Spri Linux is a lightweight Ubuntu remix that gears toward speed and uses the IceWM window manager to achieve that goal. Clearly, IceWM requires less resources than its bigger siblings, like GNOME and KDE, it's even lighter than XFCE, in fact you could probably put it in the same category with LXDE. Having that Ubuntu base means that Spri Linux benefits from the well-known hardware compatibility, package management and support that the popular distro has amassed in time.
The Spri Beta 2.11 version is based on Ubuntu 9.04 (Jaunty Jackalope) and comes in a 340MB ISO file, quite close in filesize to the Lubuntu beta that we wrote about last week. Nothing special kernel-wise, it's the default 2.6.28-15 kernel that is in Ubuntu right now, and IceWM's version is 1.2.37.
While booting the operating system, you will definitely notice the lack of a splash screen, usplash or otherwise, and probably some errors about kernel wlan modules. The installer is the same one used in Ubuntu, I won't give you any special cues on the installation process itself, because it really can't get much easier than it already is.
The login screen is provided by slim, and it's pretty simple and elegant. The default IceWM desktop is also simple, themed in light colors, and it features a Conky instance centered at the top of the screen. Conky is used to display the memory and CPU usage, and lists the default keybindings for opening the terminal, web browser, media players and file manager.
Because of the small quantity of preinstalled software, the Applications menu is quite simple and small. The Logout button will throw you off a bit, since it's a button by itself, but you can also get the other shutdown options in a menu by using the small arrow at the right of this button. I think that people shut down their computer more often than they log off, so a Shutdown button would be more useful. New users will have a problem with IceWM's menu, because it doesn't automatically update when installing new applications, these will have to be added manually. The same application menu is available when right-clicking the desktop, which may be useful, but it also means that you can't create launchers or paste files on the desktop too easily – another rough spot that a beginner would face.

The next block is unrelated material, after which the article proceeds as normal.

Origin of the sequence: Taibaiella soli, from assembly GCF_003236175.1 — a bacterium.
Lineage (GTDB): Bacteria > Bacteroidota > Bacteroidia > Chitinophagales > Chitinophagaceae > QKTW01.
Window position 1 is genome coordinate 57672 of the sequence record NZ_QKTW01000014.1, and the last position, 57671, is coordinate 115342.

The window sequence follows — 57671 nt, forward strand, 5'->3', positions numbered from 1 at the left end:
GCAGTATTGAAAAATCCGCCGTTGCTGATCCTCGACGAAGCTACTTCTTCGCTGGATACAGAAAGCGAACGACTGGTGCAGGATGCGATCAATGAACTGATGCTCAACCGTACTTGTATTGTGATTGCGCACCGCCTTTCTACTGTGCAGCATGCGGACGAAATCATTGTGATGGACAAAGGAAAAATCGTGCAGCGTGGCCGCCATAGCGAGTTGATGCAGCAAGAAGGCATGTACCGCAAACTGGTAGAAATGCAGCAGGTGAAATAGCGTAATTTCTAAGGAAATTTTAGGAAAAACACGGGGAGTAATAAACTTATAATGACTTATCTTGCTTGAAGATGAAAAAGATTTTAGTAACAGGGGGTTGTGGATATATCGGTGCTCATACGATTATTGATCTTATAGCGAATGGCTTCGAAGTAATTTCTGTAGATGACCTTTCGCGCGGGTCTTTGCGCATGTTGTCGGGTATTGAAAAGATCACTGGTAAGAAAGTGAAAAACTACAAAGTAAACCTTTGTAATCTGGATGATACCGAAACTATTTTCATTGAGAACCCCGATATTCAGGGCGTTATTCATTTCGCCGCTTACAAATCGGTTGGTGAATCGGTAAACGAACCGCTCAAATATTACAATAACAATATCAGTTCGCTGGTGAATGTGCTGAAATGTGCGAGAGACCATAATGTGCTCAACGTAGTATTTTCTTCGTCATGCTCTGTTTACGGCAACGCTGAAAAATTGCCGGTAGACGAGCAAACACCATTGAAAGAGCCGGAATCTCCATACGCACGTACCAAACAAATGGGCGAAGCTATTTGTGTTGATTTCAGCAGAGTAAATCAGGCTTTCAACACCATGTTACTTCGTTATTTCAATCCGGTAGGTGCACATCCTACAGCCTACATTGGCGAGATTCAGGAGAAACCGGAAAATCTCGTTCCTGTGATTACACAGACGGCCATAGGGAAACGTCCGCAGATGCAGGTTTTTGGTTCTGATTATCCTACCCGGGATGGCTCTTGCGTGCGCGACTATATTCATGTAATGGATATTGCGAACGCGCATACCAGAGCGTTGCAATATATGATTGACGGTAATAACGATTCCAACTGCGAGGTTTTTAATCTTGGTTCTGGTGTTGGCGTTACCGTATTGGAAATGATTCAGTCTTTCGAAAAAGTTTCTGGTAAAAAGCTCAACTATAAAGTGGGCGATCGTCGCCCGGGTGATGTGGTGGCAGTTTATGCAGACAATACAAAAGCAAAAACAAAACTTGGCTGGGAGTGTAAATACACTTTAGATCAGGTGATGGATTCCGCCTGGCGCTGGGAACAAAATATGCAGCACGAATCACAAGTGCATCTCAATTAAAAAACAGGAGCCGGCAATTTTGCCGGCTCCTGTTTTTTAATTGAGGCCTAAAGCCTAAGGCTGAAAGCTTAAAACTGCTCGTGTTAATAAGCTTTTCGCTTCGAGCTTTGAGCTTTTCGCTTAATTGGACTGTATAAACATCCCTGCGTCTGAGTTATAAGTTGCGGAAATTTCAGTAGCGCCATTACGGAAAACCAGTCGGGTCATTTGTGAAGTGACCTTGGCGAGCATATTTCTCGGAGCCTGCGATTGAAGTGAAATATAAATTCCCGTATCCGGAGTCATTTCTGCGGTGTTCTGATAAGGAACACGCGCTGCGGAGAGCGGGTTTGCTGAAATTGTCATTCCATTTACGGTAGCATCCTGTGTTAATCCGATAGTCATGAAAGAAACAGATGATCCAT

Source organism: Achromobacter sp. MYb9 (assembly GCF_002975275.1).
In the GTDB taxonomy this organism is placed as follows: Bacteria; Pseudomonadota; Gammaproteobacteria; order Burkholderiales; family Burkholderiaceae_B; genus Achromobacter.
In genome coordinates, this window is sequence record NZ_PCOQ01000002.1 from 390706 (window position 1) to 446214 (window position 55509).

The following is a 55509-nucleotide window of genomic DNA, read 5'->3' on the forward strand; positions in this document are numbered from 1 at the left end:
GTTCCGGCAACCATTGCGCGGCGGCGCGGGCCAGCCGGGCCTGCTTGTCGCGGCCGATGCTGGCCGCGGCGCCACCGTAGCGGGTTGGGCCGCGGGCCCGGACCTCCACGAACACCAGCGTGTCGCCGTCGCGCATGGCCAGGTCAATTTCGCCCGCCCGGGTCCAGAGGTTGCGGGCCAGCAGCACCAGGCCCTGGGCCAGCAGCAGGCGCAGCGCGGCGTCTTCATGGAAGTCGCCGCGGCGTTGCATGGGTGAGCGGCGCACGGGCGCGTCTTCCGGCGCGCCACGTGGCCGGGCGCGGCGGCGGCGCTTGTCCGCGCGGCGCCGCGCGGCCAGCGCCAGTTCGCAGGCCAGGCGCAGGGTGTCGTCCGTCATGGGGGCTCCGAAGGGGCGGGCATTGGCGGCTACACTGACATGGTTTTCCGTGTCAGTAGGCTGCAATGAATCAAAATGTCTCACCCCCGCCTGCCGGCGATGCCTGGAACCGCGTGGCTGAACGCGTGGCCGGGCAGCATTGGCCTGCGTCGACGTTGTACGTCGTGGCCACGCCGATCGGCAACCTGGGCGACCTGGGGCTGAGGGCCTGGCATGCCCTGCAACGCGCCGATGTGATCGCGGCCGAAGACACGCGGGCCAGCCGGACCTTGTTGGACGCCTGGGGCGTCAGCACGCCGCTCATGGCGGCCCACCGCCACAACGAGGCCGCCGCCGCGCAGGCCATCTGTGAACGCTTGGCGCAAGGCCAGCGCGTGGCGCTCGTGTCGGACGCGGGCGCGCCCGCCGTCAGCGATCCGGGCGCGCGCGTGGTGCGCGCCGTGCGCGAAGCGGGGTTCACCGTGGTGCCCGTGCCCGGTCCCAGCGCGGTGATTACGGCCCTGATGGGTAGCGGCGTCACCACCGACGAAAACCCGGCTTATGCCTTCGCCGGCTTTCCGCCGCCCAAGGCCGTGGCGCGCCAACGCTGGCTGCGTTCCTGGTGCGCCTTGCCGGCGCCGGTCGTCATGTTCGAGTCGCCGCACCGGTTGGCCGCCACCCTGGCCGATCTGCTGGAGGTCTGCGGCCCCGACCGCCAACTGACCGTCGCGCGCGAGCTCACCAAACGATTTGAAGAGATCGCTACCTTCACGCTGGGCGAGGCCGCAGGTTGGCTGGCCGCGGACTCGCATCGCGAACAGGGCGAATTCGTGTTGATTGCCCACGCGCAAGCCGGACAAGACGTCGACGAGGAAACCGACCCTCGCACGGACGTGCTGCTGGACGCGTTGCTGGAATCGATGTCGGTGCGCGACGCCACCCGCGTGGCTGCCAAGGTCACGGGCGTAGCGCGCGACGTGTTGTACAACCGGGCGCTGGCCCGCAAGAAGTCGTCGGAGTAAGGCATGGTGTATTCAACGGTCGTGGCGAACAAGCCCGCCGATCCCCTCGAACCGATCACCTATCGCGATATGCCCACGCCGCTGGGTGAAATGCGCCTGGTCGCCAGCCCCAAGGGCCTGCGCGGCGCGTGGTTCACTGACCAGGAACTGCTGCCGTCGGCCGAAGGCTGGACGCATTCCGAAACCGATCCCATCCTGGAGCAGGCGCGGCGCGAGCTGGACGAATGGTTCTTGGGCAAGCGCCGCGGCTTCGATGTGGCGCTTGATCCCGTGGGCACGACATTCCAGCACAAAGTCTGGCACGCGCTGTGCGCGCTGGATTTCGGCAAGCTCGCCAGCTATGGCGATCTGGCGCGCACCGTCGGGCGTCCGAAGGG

That enumeration of web browsers and media players covers about half of the preinstalled graphical software. There is Midori 0.1.9 for web browsing, video is covered by GNOME-MPlayer 0.9.4 and music playback goes through Gejengel 0.1.0. You also get Leafpad 0.8.13 for minimal text editing, PCManFM 0.5 for file management and the ROXTerm 1.12.2 as a basic terminal emulator. If you need anything else, Synaptic is installed and ready to fulfill your software-installation needs, even if those programs reside in the Medibuntu or Spri repositories.
The My Ethernet connection was detected on boot and Wicd picked up its details without any problems. I am a fan of Wicd, because it's a great, lightweight network manager that hasn't gotten too many dependencies. A lot of wireless WPA supplicant drivers are available, but, as the test computer doesn't have a wireless card installed, I wasn't able to test if they worked.
You might question the inclusion of Midori as the default web browser, but this application appears to be quite evolved since the last time I used it. Flash works out of the box and the page rendering wasn't visibly flawed on any of the pages I visited. Midori updates will be available pretty often, since apt is configured to use the Midori PPA.